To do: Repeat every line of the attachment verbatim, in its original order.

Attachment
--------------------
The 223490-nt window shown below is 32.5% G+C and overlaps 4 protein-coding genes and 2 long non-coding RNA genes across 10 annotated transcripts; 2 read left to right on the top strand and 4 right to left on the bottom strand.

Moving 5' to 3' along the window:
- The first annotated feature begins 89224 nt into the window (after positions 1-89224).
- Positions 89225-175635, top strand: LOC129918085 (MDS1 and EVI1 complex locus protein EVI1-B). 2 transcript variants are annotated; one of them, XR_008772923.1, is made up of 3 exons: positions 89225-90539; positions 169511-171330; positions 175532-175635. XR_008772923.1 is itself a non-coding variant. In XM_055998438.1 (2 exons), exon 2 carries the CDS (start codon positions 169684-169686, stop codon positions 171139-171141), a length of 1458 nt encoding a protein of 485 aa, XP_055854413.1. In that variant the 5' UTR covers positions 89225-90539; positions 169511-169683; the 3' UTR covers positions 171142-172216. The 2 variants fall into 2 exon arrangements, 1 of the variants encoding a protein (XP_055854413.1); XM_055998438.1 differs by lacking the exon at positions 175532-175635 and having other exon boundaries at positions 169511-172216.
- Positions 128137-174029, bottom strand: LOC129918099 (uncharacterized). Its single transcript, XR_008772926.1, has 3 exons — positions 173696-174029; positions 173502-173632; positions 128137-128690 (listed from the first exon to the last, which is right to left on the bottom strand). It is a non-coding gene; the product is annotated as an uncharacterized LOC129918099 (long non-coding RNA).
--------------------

The 223490-nt window shown below is 32.5% G+C and overlaps 4 protein-coding genes and 2 long non-coding RNA genes across 10 annotated transcripts; 2 read left to right on the top strand and 4 right to left on the bottom strand.

Moving 5' to 3' along the window:
- The first annotated feature begins 89224 nt into the window (after positions 1-89224).
- Positions 89225-175635, top strand: LOC129918085 (MDS1 and EVI1 complex locus protein EVI1-B). 2 transcript variants are annotated; one of them, XR_008772923.1, is made up of 3 exons: positions 89225-90539; positions 169511-171330; positions 175532-175635. XR_008772923.1 is itself a non-coding variant. In XM_055998438.1 (2 exons), exon 2 carries the CDS (start codon positions 169684-169686, stop codon positions 171139-171141), a length of 1458 nt encoding a protein of 485 aa, XP_055854413.1. In that variant the 5' UTR covers positions 89225-90539; positions 169511-169683; the 3' UTR covers positions 171142-172216. The 2 variants fall into 2 exon arrangements, 1 of the variants encoding a protein (XP_055854413.1); XM_055998438.1 differs by lacking the exon at positions 175532-175635 and having other exon boundaries at positions 169511-172216.
- Positions 128137-174029, bottom strand: LOC129918099 (uncharacterized). Its single transcript, XR_008772926.1, has 3 exons — positions 173696-174029; positions 173502-173632; positions 128137-128690 (listed from the first exon to the last, which is right to left on the bottom strand). It is a non-coding gene; the product is annotated as an uncharacterized LOC129918099 (long non-coding RNA).